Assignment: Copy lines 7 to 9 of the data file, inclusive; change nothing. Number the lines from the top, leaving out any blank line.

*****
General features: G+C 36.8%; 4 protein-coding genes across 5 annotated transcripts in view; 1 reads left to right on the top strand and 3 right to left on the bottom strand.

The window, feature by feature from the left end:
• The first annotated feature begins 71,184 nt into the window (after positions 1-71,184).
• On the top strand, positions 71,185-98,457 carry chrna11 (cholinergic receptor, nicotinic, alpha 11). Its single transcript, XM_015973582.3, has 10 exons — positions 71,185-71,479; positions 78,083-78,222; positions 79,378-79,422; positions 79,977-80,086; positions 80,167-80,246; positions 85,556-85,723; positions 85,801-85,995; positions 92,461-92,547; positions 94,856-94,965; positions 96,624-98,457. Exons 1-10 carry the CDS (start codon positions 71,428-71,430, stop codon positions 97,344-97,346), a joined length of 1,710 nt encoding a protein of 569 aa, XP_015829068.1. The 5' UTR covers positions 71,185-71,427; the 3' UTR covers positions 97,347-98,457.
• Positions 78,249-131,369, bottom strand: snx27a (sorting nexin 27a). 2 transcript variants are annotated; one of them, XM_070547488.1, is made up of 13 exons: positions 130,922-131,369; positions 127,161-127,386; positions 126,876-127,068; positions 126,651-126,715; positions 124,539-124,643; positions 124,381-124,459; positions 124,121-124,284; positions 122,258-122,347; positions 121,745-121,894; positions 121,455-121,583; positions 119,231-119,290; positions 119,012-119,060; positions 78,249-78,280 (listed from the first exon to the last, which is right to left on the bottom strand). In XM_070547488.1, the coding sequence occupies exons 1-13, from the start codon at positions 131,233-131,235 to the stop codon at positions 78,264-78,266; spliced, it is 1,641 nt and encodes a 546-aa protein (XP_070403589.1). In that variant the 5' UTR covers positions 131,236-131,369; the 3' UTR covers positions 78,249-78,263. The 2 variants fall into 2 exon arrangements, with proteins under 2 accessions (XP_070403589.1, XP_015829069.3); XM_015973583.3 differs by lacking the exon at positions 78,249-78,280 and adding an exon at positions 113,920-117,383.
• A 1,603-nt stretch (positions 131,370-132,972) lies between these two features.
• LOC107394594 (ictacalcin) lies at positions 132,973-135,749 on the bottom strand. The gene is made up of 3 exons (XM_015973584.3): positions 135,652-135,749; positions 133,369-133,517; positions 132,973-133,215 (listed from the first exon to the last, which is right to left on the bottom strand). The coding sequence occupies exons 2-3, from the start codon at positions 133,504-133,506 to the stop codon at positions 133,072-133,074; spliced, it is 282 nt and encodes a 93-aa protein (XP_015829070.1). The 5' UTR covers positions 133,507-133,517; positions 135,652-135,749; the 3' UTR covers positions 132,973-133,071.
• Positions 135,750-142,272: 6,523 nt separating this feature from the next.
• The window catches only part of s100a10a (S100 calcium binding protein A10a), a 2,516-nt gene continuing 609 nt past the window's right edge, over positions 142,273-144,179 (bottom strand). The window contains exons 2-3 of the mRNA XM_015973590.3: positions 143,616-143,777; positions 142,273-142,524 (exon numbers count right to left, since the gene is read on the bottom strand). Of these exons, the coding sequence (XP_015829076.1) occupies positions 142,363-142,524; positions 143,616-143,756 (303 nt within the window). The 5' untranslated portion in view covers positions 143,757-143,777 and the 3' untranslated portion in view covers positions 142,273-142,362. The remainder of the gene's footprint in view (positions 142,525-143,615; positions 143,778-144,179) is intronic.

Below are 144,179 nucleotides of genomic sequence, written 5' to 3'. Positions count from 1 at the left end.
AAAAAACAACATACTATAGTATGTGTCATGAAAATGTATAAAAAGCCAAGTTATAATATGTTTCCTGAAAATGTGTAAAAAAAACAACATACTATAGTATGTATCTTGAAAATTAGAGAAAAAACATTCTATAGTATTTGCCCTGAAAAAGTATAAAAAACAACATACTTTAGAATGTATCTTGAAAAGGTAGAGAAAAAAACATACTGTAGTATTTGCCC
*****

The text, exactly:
• LOC107394594 (ictacalcin) lies at positions 132,973-135,749 on the bottom strand. The gene is made up of 3 exons (XM_015973584.3): positions 135,652-135,749; positions 133,369-133,517; positions 132,973-133,215 (listed from the first exon to the last, which is right to left on the bottom strand). The coding sequence occupies exons 2-3, from the start codon at positions 133,504-133,506 to the stop codon at positions 133,072-133,074; spliced, it is 282 nt and encodes a 93-aa protein (XP_015829070.1). The 5' UTR covers positions 133,507-133,517; positions 135,652-135,749; the 3' UTR covers positions 132,973-133,071.
• Positions 135,750-142,272: 6,523 nt separating this feature from the next.
• The window catches only part of s100a10a (S100 calcium binding protein A10a), a 2,516-nt gene continuing 609 nt past the window's right edge, over positions 142,273-144,179 (bottom strand). The window contains exons 2-3 of the mRNA XM_015973590.3: positions 143,616-143,777; positions 142,273-142,524 (exon numbers count right to left, since the gene is read on the bottom strand). Of these exons, the coding sequence (XP_015829076.1) occupies positions 142,363-142,524; positions 143,616-143,756 (303 nt within the window). The 5' untranslated portion in view covers positions 143,757-143,777 and the 3' untranslated portion in view covers positions 142,273-142,362. The remainder of the gene's footprint in view (positions 142,525-143,615; positions 143,778-144,179) is intronic.